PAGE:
Finding the Scriptural Balance in How to Address Demonic Activity

American Christians often think demonic activity doesn’t affect us, perceiving it only happens elsewhere and in plain sight, as it often occurs where occult rituals (calling upon spirits and using curses, etc.) are actively welcomed and practiced. A little over a year ago, it struck me that it didn’t make sense for spiritual warfare to be selective. In light of Ephesians 6:10-20, it’s clear that Christians are engaged in spiritual warfare every day, whether we acknowledge it or not.

“For we do not wrestle against flesh and blood, but against the rulers, against the authorities, against the cosmic powers over this present darkness, against the spiritual forces of evil in the heavenly places.”

Ephesians 6:12 ESV

As much as I believed this passage, I felt blind, ignorant, and numb to the warfare that must be going on around me. Perhaps you can relate. I did not see it for what it was, so I didn’t know how to pray against it. Verse 18 tells us to engage in the battle through prayer, being equipped with the whole armor of God as described in verses 13-17. In frustration, I asked the Lord to open my eyes and show me more specifically how to pray. And boy, did He answer! Over the past year, He’s opened my eyes and helped me to pray bold, authoritative, specific prayers for the battles waging in my own family and church, seeing them in light of the ongoing battle between good and evil that has existed for centuries.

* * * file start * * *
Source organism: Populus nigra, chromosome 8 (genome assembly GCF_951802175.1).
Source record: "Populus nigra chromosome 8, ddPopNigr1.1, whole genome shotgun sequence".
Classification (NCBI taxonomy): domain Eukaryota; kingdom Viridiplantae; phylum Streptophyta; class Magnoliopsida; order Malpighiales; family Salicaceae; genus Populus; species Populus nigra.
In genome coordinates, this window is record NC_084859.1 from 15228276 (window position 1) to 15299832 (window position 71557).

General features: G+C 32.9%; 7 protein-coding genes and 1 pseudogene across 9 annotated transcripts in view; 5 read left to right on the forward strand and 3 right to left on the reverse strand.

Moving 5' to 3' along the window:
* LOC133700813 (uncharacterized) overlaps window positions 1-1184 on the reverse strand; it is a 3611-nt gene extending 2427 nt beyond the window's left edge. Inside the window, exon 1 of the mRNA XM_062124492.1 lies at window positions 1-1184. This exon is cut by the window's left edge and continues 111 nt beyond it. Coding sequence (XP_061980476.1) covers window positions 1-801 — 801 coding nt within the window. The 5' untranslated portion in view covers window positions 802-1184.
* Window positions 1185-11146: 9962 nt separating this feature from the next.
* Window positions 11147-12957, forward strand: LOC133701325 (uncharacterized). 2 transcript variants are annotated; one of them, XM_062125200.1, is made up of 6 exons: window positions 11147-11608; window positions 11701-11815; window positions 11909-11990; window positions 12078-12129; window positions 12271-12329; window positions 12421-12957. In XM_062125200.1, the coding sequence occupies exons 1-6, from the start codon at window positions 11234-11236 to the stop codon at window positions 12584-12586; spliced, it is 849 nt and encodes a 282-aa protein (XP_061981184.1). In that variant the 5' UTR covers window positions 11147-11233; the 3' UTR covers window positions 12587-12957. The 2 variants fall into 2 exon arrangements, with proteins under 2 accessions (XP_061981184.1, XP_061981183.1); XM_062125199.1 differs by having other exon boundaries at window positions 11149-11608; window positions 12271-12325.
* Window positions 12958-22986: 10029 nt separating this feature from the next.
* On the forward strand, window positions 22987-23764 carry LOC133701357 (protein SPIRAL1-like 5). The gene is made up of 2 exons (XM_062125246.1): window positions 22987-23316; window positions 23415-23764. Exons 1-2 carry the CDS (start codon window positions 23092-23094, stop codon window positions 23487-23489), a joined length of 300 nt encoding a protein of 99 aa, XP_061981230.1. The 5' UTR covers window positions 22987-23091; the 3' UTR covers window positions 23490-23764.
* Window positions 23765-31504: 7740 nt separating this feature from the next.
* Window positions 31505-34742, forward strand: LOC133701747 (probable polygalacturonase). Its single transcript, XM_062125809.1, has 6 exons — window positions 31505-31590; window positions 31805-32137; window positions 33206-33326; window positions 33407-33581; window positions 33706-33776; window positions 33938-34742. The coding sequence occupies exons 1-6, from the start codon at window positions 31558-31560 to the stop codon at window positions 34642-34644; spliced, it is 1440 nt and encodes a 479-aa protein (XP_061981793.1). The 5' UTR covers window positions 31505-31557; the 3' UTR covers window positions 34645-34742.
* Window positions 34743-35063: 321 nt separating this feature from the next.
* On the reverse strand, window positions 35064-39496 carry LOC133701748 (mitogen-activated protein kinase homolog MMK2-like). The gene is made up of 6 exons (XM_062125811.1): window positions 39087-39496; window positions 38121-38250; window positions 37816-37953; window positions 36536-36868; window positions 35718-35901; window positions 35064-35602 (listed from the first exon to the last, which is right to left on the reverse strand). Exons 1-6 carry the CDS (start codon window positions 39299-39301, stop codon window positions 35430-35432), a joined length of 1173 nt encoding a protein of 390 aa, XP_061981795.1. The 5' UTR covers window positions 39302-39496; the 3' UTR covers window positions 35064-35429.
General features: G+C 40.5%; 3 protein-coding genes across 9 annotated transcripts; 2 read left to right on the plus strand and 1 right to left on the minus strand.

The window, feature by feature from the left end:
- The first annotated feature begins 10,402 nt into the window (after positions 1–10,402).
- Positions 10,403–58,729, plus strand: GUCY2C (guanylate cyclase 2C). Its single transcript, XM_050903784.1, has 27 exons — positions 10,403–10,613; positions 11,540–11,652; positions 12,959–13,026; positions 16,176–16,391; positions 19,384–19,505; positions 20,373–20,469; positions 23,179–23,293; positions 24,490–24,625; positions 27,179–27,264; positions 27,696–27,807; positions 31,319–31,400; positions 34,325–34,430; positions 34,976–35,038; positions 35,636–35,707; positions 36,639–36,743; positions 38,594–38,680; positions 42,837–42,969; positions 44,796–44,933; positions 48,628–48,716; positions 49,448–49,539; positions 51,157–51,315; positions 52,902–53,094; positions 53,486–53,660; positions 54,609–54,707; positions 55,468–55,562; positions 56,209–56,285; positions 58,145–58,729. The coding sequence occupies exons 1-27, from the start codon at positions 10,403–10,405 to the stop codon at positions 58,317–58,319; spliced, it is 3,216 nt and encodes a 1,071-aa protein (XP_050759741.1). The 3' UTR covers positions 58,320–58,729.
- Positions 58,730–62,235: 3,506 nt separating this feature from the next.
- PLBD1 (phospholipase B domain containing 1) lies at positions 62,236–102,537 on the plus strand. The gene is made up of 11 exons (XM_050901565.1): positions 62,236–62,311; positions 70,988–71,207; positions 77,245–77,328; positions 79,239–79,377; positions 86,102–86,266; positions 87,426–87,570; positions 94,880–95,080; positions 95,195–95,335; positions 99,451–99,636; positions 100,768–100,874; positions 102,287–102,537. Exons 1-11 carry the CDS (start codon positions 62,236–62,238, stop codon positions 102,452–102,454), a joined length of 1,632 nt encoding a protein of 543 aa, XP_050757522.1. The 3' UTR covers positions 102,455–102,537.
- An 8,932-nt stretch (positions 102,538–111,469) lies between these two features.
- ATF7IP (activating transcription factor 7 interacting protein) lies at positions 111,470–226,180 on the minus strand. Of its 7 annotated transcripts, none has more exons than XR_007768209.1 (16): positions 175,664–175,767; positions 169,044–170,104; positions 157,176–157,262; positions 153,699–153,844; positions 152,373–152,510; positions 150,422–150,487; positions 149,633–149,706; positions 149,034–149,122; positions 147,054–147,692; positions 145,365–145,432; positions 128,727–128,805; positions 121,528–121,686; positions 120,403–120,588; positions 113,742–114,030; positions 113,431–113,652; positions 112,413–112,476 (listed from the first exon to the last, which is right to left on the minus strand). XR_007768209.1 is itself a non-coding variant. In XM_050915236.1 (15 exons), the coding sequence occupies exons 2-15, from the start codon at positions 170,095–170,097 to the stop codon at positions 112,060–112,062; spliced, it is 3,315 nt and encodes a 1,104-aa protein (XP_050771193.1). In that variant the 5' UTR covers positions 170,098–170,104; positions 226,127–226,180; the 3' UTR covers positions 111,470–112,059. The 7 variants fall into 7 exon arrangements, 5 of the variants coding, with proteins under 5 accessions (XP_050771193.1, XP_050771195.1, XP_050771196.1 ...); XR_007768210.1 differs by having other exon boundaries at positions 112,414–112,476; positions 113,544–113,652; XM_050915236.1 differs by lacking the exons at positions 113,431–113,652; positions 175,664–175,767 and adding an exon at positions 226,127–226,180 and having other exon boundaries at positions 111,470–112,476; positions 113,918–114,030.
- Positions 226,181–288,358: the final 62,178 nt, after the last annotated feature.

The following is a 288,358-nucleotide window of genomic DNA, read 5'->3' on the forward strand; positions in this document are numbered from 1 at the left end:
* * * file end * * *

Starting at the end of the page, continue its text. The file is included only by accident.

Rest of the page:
When it comes to the conversation of our lives being affected by Satan and demons, there are two opposite extremes of a pendulum swing I see Christians fall prey to. On one side, there are those Christians who attribute everything in their lives to Satan, from personal sin to minor life inconveniences to major life trials. All of those things *may* be used by our enemy to attack us, but it’s unwise to give him too much credit. This line of thinking often ends up denying any personal responsibility for sin, reframing the truth to make the person seem merely a victim.

The other end of the pendulum swing denies that Satan and demons have any influence over us and that all of our sins are merely the result of our sinful flesh. This neglects the reality that our warfare is supernatural, trusting only in what is seen and undercutting what is spiritual. It assumes that every thought that enters our minds has it source with us, not acknowledging that thoughts can be planted in our minds by both our Heavenly Father and the devil himself. We see this is the case with Peter, as seen in his back-to-back interactions with Jesus in Matthew 16:17 and 23. Both ends of this pendulum swing are dangerous. Scripture teaches us a better balance.

Who or what is the source of the temptations we face?

“Let no one say when he is tempted, ‘I am being tempted by God,’ for God cannot be tempted with evil, and he himself tempts no one. But each person is tempted when he is lured and enticed by his own desire (James 1:13-14 ESV).” We are tempted by the desires of our flesh, yes. But this passage says we are lured and enticed toward them which begs the question: who is doing the luring and enticing? Who sees our desires and strategically tempts us to give in to sin? The enemy, for we see him craftily tempting from the very beginning in the garden of Eden and throughout history, even tempting Jesus in the wilderness.